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Outer Banks by Joanne Wright

First place winner of Bookshop's annual short story contest, 2020.
This story was also be published in our 2020 Summer Newsletter.

“Outer Banks” by Joanne Wright

I’d stayed too long. A few days before, Bob told me, “My girlfriend is coming.”

It had been a month since we stood on the beach as Hurricane Dennis sent high winds and water onto the coast. That was the end of August. Business at the Steak & Egg had dropped to almost nothing and the glow of summer was gone. It was mostly regulars now—fishermen in from excursions, older couples who liked to vacation after the kids had gone back to school, salty locals who’d made their money for the year and could sit around drinking coffee all morning.

I was pouring coffee for Wayne Eerie. It wasn’t my table, but he had waved his cup when he saw me with the coffee pot. Wayne owned a local art gallery, where he sold his original ink sketches of “Scenes of the Outer Banks,” consisting for the most part of seagulls, gnarled driftwood, sand dunes, and beach grass. What annoyed me was the way he came in acting like some big celebrity who we should be honored to wait on. He drew Outer Banks scenes on his napkins while he drank his coffee, and left those as tips. In his mind, an original Wayne Eerie napkin sketch was worth quite a bit, or at least a buck or two, which is what he should have been leaving for tips.

Dorrie, who was on shift with me, thought these napkin sketches were the cat’s meow; she had a collection of them and fawned all over Wayne. She acted like she could retire off the proceeds of a “Wayne Eerie Napkin Sketch Sale.”

As I was pouring Wayne’s refill, Dorrie fluttered over, all a-titter, with a pot full of steaming coffee. “Oh, Wayne,” she cooed, her elbow poking my side, “I was just making up a fresh pot for you. I know you like the freshest coffee possible.” I thought she was going to push me down. She was afraid I was going to move in on her seagull sketch tip, but I ceded my spot, moving back to my own tables.

It was about then that I saw Bob coming in the door with a woman. It was Bonnie.

It wasn’t like I didn’t know about Bonnie and didn’t suspect she would appear at some point. Still, it was a kick in the gut to see him in here with her. I’d played it cool and espoused an “open” relationship. When we talked about things, we agreed we had a realistic and mature relationship. I came out of those conversations feeling exceedingly evolved, with my mantra: “Whatever you have with her is between you and Bonnie and what we have is between you and me.” Right now, though, I felt like shit.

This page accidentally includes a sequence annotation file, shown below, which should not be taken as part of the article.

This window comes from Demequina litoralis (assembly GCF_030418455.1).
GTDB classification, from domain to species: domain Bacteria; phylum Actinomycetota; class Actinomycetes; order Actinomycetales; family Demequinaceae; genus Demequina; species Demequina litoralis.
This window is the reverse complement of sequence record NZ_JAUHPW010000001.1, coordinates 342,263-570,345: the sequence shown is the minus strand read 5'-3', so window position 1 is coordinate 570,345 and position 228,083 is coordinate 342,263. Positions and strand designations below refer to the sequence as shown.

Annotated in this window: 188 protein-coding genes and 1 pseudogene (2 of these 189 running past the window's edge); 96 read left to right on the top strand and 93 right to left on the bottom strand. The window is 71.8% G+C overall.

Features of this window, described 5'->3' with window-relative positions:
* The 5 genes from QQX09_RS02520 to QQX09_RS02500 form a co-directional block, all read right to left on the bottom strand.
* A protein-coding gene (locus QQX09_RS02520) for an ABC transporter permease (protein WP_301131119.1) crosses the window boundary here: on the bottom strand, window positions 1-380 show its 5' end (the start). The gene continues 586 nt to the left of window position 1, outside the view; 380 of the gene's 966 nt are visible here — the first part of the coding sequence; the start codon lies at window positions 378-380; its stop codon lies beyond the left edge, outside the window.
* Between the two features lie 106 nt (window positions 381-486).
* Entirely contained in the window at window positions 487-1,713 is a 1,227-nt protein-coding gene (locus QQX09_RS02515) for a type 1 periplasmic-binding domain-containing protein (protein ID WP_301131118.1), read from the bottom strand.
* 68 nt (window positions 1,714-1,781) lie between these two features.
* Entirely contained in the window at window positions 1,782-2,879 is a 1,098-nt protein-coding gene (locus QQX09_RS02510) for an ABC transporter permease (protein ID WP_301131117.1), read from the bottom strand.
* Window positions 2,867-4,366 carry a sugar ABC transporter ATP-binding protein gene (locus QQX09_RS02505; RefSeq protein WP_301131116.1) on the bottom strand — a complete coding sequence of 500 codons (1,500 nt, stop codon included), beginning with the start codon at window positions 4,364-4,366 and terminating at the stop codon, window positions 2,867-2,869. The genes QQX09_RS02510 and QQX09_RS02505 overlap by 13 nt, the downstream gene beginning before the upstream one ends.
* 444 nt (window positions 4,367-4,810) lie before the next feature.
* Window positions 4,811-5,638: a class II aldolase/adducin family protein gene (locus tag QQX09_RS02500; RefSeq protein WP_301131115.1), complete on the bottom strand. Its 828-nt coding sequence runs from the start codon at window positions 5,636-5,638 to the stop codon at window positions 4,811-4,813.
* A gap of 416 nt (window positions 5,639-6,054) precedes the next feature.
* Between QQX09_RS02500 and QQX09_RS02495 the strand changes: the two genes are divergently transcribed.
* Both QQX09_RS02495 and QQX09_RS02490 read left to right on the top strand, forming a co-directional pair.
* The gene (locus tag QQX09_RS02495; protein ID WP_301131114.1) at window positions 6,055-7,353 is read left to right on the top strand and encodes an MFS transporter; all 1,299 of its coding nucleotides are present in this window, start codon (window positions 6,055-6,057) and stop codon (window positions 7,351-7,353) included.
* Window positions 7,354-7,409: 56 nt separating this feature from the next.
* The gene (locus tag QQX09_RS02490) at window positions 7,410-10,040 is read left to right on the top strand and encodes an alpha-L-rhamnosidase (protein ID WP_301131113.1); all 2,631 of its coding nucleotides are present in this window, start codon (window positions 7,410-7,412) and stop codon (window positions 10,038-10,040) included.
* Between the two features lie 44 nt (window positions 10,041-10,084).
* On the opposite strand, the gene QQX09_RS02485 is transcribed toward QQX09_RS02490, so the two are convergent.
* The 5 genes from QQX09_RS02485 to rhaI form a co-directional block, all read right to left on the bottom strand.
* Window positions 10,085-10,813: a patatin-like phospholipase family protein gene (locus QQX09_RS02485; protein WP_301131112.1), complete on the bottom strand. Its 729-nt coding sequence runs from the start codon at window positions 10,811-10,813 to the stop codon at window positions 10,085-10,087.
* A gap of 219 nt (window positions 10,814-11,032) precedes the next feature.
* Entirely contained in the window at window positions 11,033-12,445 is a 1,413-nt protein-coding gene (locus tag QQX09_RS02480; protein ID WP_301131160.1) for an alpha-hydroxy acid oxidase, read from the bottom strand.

The hostess sat them at one of my tables.

“Hi Bob,” I said as I approached their table, giving Bonnie a glance of acknowledgment. “Coffee?”

“Hey, Sue. Sue, this is Bonnie; Bonnie, Sue.”

“Hi, Sue.” She was perky.

“Nice to meet you,” I said with as warm a smile as I could muster. And then just stood there.

“I’ll have some coffee,” Bob finally said. When I started to pour, I felt my hand tremble. Across the room, Wayne was waving his check and a five dollar bill in my direction.

“Excuse me, I’ll be right back.” I headed over to Wayne, grateful for once that he was demanding immediate attention.

“Hey darlin’, I just need some change.” I knew it wasn’t going to be for a tip; I saw his latest napkin sketch under the salt shaker. I hoped that Dorrie was busy elsewhere because I needed this distraction.

I cashed Wayne out, then cleared his table. As I was heading back to the waitress station, Dorrie almost ran into me head-on. “Did Wayne leave?” she asked, craning her neck to see if he was still on the premises.

“Don’t worry Dorrie, I’m not taking the sketch, ok? It’s right here.” I nodded toward my right hand, which held a saucer and cup and the sketched-on napkin underneath.

She averted her gaze. “Oh, I’m not worried about that!” She was smiling a sugary smile now and her accent seemed thicker. “I just didn’t want you to have to worry about extra tables. Your side is so full. Let me take this stuff for you.” She attempted to pull the saucer, cup, and napkin out of my hand.

“Dorrie, it’ll be easier if I just set it down her, okay?” She finally moved aside so I could maneuver to the wait station and set the dirty dishes into a bus tray. One of Dorrie’s tables needed attention. She hesitated before heading over.

“I’ll leave it right here, for God’s sake.” I put the napkin by the coffee maker.

The few minutes of banter with Dorrie had taken my mind off Bob and Bonnie, but then I saw them again. They were smiling, holding hands. That was it. My eyes watered and my nose started to run. I grabbed a napkin from the counter and hid behind the wait station. I tried to blow my nose without making much noise. What the hell was I going to do? There were customers I had to deal with. I had to face Bob and I couldn’t go out there crying. I could ask Dorrie to take Bob and Bonnie. Tell her I had too many other tables going. I blew my nose again, wiped my eyes. That’s what I’d do.

Dorrie whipped around the corner. “Sue, can you…what the hell?” She stopped. Stared. “What’s that stuff on your face?” I looked at her, perplexed. “It’s all black—it’s on your hands!” As I looked down at my hands, she noticed the wadded napkin the same time I did. I realized what I’d done. “What the fuck are you doing? Are you trying to spite me?” she hissed.

I dropped the wadded napkin at Dorrie’s feet. I headed towards the bathroom, a Wayne Eerie original all over my face and Dorrie trying to figure out how to preserve it. I walked past the bathroom, out the back exit, and smiled when the screen door slammed behind me.